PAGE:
19 November 1951, New York City, New York, USA. Werner began playing piano as a small child and at the age of 11 appeared on television. He studied classical and jazz piano, the former at the Manhattan School of Music, the latter at the Berklee College Of Music. Graduating from Berklee in 1973, he gigged with various leaders and led his own group for club engagements and on record. During the rest of the decade, he worked in various bands and then in the 80s he was in bands led by Chico Freeman, Dizzy Gillespie, Mel Lewis, Joe Lovano, Charles Mingus, Archie Shepp and others. He also frequently appeared solo and in duo with bass players such as Ray Drummond, Rufus Reid and Ratzo Harris, the latter being also a member of Werners regular trio along with drummer Tom Rainey.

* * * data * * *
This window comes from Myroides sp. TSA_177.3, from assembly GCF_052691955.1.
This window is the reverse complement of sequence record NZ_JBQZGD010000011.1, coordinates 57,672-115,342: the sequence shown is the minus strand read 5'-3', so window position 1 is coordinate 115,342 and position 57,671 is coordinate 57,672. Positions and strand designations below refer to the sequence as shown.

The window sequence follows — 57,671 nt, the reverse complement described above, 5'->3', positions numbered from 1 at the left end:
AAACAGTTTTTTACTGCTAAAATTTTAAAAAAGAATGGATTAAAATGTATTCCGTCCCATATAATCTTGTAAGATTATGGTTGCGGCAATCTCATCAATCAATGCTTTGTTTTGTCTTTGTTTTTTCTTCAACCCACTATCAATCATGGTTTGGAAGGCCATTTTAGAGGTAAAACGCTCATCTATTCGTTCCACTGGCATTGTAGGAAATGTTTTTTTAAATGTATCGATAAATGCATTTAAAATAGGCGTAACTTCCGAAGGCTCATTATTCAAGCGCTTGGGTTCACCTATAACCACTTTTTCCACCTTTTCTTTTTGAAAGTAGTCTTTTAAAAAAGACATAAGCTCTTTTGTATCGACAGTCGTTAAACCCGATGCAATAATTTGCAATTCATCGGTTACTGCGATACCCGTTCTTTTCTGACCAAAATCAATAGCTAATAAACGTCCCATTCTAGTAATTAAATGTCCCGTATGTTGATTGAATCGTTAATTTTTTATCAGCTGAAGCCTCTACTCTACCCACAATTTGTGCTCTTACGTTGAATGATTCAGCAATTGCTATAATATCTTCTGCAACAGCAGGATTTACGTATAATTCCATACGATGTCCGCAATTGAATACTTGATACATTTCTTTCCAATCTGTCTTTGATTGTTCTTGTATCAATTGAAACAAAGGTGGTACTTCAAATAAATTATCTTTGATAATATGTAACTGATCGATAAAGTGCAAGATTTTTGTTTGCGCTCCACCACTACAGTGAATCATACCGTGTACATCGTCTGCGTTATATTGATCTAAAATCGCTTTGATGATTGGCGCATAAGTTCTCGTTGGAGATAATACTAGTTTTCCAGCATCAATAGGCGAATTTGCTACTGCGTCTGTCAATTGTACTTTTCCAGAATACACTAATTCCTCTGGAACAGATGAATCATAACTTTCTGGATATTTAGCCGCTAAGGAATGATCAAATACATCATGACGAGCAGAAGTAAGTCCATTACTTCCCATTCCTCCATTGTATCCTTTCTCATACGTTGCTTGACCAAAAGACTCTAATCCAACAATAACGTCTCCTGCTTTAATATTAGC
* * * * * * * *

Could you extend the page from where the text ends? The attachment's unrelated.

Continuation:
In the late 80s, Werner began a distinguished concurrent career in music education, especially at New Yorks New School, lecturing and conducting clinics. During the 90s he worked with Tom Harrell, Toots Thielemans, Chris Potter and Broadway star Betty Buckley, and wrote big band charts for ensembles such as the Cologne Radio Jazz Orchestra, the Danish Radio Jazz Orchestra and the Umo Jazz Orchestra. In 1997 he began recording for BMG Records with a new trio featuring bass player Dave Holland and drummer Jack DeJohnette. His second release for BMG, 1999s Beauty Secrets, featured Ari Hoenig (drums) and Johannes Weidenmueller (bass). These two musicians subsequently formed the backbone of Werners new trio. Although much of Werners playing is couched in bop and post-bop sensibilities, he is such an eclectic, adventurous and ambitious performer that labelling tends to unwarrantedly diminish his considerable achievements. In addition to acoustic piano, he also plays electric piano.
Source: The Encyclopedia of Popular Music by Colin Larkin. Licensed from Muze.